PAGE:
Texas Theater in trouble - Group hopes to save it from foreclosure
The Dallas Morning News - Saturday, February 1, 1992
Author: Enrique Rangel, Staff Writer of The Dallas Morning News: THE
The landmark cinema faces foreclosure Tuesday unless the Texas Theater Historical Society makes a $5,000 mortgage payment.
The Oak Cliff Chamber of Commerce and other community groups said they would agree to save the theater, but only if the 14 members of the society resign and allow the chamber and other community groups to manage the theater.
Dennis Hamilton, president of the Texas Theater Historical Society -- a non-profit organization that owns and manages the theater -- said the group will have an emergency meeting Saturday to explore ways to raise the needed money.
Mr. Hamilton said the society purchased the theater from United Artists Co. for $175,000 and still owes $120,000.
For the time being, "United Artists just wants a payment,' he said. "They notified us two weeks ago that if we don't make the $5,000 payment, we will be foreclosed.'
Lee Harvey Oswald was arrested in the theater shortly after the assassination of President John F. Kennedy in 1963.
Joel Eastman, a Dallas attorney representing United Artists, said he could not comment on the possible foreclosure or any other deal that UA may work out with the historical society.
Because of the sluggish economy, Mr. Hamilton said his group has had a hard time keeping the theater financially sound.
"We've fallen on hard times like everyone else,' he said.
But Bob McElearney, president of the Oak Cliff Chamber of Commerce, said the theater is in trouble because the society hasn't done its job.
"They haven't managed the facility properly,' Mr. McElearney said of the historical society.
The Chamber of Commerce will rescue the theater on the condition that the society's membership resigns, Mr. McElearney said.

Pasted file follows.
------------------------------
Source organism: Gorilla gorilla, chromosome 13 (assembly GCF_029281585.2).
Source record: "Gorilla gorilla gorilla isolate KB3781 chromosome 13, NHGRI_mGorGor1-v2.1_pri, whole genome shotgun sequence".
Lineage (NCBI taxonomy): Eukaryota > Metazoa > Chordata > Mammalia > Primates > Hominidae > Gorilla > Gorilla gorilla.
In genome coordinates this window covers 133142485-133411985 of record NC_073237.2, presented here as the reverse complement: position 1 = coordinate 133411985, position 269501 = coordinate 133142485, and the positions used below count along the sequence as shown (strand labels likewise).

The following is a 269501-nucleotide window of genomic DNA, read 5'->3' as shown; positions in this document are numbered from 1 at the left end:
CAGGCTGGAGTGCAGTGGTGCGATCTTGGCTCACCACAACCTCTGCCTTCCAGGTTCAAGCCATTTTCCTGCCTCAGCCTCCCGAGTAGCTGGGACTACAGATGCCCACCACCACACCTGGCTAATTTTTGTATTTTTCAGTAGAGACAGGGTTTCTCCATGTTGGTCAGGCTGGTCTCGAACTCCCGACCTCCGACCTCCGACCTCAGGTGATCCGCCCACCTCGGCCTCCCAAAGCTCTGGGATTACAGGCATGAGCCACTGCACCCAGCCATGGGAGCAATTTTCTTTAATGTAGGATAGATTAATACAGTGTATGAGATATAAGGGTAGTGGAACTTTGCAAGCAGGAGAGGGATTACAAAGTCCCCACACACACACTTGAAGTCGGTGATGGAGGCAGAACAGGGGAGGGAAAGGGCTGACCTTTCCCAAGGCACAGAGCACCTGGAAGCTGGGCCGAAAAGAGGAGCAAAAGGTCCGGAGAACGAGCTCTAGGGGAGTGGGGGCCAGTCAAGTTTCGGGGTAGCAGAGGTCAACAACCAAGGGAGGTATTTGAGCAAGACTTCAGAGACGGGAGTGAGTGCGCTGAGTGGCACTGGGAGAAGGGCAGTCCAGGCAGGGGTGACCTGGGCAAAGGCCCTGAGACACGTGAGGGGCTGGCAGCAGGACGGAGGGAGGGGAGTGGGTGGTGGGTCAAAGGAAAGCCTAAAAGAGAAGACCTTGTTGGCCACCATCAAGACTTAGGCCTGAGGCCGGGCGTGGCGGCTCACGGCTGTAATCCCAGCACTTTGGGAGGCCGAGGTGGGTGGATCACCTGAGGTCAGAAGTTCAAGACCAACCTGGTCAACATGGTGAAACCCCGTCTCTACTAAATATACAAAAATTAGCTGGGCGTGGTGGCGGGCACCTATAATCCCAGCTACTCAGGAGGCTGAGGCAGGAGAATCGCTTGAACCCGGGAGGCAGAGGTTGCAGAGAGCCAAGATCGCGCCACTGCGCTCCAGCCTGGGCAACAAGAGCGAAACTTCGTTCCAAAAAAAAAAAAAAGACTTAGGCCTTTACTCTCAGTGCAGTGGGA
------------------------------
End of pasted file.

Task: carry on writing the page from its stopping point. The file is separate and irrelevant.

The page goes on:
He said the Chamber of Commerce has asked the Jefferson Area Association and the Old Oak Cliff Conservation League to help manage the theater.
Each of the two community organizations has agreed to appoint three members to the society's board if the current members agree to resign, Mr. McElearny said.
Mr. Hamilton said he and the other Historical Society members are disheartened at the chamber's decision.
"It's kind of sad that the chamber of commerce is taking this position,' he said.
But Mr. McElearney said the chamber is asking for the resignations because the Texas Theater is a major landmark in the community and needs to be saved.
"It goes beyond the Kennedy assassination,' he said.
Built by the late billionaire Howard Hughes, the Texas Theater opened in 1931 at 231 W. Jefferson Blvd. For many years it was regarded as one of the finest theaters in the state.
The movie house became internationally known on Nov. 22, 1963, when Dallas police captured Oswald there. Witnesses said he fatally shot police Officer J.D. Tippit and then tried to hide inside the theater.
United Artists closed the cinema at the end of 1989. The Texas Theater Historical Society bought it a few months later.
Even before the purchase of the theater was final, the society had problems raising the money needed for a down payment or renovations.
But someone has always come to the rescue.
On Sept. 9, 1990, a black-tie gala at Red Bird Mall raised more than $50,000 for the restoration.
Mr. Hamilton is asking the public to respond once again and help the society save the historic cinema.
Those who want to help can call 946-2162 from noon to 10 p.m., he said.
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